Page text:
On Catcalls

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In light of the recent, long-overdue buzz over street harassment of women, I thought I would add to the discourse a narrative of the particular type of harassment that I, and many women like me, have had to suffer through daily. I am an Asian woman, early 20s, who walks paths all over the city: from East Harlem to the Lower East Side, from the West Village to Brooklyn, and most often, in the heart of the NYU Manhattan campus. But regardless of where I am or what time it is, the one experience I've gotten used to in life is the catcall. And not just any catcall--I am referring to the racially charged catcall that seems to haunt my steps.  

For some reason, my ethnicity has yet again seemed to take the priority in my outward identity. "Hey China doll, why don't you come on over and show me a happy ending?" 5pm. In the middle of winter. All he could see was my face, but that was apparently enough to warrant the comment in broad daylight, surrounded by two of his buddies and a few random strangers walking by on the sidewalk. Unafraid, in broad daylight, because he knew that his comparative status of a man with a few friends, versus mine, of a lone Asian woman, made his abuse beyond reproach--as long as I cared about my safety. All I wanted was to get from point A to point B. What I got instead was discomfort and raw nerves for the rest of my commute.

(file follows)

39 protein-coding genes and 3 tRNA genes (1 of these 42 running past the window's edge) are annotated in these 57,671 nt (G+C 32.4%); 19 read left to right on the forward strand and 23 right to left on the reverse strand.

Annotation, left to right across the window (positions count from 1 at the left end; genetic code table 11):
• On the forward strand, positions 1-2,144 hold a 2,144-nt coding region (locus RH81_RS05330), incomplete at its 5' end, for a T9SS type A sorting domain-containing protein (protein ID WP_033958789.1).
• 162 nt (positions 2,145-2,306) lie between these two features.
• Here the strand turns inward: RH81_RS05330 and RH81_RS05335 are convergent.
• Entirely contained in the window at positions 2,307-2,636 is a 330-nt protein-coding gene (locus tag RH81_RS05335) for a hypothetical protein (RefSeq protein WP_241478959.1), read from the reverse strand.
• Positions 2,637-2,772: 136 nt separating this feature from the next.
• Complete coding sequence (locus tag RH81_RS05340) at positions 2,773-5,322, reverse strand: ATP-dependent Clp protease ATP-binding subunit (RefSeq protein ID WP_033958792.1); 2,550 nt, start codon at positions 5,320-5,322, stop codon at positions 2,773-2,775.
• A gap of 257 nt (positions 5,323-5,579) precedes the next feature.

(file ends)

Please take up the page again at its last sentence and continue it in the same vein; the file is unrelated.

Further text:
It is at this point that I’d like to address the naysayers and haters--because I know you’re already raising your hackles. “But not all men are like that! Surely you must have been wearing something scandalous...and if you’re walking around at x time, you’re practically asking for it. How can you expect not to be catcalled? Take it for what it is--a compliment.”

 

To all of this, I say hell to the no. There is nothing flattering about being catcalled. As brilliantly summarized in a cartoon by Robot Hugs, catcalling and harassment is not about appreciation or desire: it is all about power and control. It is an act of aggression, a hostile vehicle used to project dominance and reinforce a feeling of superiority. There is nothing anyone can do to deserve this kind of treatment at any time. Women have the rights to our bodies as much as do men, and we deserve the freedom of expression so easily given to our male counterparts. If women have learned to avoid the darkness for fear of rape and unwanted advances, surely it must be common knowledge that this harassment is both a common and unacceptable problem, that no woman is an exception to this crime. How could we expect not to be catcalled? This should be a no-brainer. Because we’re human beings. Because we deserve respect. Because men should know better.

 

For women of color, there is one more layer added to this harassment. All catcalling is horrible and is unjustifiable in every way, and the addition of racism to this harassment is downright unbearable. Not only am I a victim because I am a woman, I am made into a victim again as an Asian. The color of my skin is no excuse to further disrespect me.

 

Despite their immense relevance to life and their too-belated trending, #yesallwomen came and went, and so will the buzz over this video. It’s up to us to make sure this conversation doesn’t end, that we keep making the important points, that our experiences are no longer belittled, that men and women alike own up and take responsibility and do their part to make street harassment a thing of the past.